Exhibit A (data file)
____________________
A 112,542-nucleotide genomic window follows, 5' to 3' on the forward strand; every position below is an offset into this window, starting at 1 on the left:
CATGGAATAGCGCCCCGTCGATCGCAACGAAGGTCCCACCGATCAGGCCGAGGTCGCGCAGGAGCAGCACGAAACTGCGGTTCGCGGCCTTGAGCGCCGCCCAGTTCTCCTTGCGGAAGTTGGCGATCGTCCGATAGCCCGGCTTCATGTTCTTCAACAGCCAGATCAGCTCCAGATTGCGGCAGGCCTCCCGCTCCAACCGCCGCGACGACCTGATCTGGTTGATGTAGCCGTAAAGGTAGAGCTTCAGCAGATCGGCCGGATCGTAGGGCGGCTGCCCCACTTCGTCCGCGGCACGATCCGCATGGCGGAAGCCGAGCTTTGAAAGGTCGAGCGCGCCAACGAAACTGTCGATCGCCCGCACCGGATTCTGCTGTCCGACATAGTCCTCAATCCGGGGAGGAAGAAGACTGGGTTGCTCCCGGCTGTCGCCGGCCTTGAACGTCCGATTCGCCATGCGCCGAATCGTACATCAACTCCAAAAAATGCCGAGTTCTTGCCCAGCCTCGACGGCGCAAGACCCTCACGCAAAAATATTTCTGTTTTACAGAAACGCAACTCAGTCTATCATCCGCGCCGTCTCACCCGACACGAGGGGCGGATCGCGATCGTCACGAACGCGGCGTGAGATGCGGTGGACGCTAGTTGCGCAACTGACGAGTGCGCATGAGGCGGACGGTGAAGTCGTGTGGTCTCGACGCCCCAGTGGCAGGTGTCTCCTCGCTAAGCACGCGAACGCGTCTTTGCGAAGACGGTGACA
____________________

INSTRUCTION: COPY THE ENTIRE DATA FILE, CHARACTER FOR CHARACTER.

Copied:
A 112,542-nucleotide genomic window follows, 5' to 3' on the forward strand; every position below is an offset into this window, starting at 1 on the left:
CATGGAATAGCGCCCCGTCGATCGCAACGAAGGTCCCACCGATCAGGCCGAGGTCGCGCAGGAGCAGCACGAAACTGCGGTTCGCGGCCTTGAGCGCCGCCCAGTTCTCCTTGCGGAAGTTGGCGATCGTCCGATAGCCCGGCTTCATGTTCTTCAACAGCCAGATCAGCTCCAGATTGCGGCAGGCCTCCCGCTCCAACCGCCGCGACGACCTGATCTGGTTGATGTAGCCGTAAAGGTAGAGCTTCAGCAGATCGGCCGGATCGTAGGGCGGCTGCCCCACTTCGTCCGCGGCACGATCCGCATGGCGGAAGCCGAGCTTTGAAAGGTCGAGCGCGCCAACGAAACTGTCGATCGCCCGCACCGGATTCTGCTGTCCGACATAGTCCTCAATCCGGGGAGGAAGAAGACTGGGTTGCTCCCGGCTGTCGCCGGCCTTGAACGTCCGATTCGCCATGCGCCGAATCGTACATCAACTCCAAAAAATGCCGAGTTCTTGCCCAGCCTCGACGGCGCAAGACCCTCACGCAAAAATATTTCTGTTTTACAGAAACGCAACTCAGTCTATCATCCGCGCCGTCTCACCCGACACGAGGGGCGGATCGCGATCGTCACGAACGCGGCGTGAGATGCGGTGGACGCTAGTTGCGCAACTGACGAGTGCGCATGAGGCGGACGGTGAAGTCGTGTGGTCTCGACGCCCCAGTGGCAGGTGTCTCCTCGCTAAGCACGCGAACGCGTCTTTGCGAAGACGGTGACA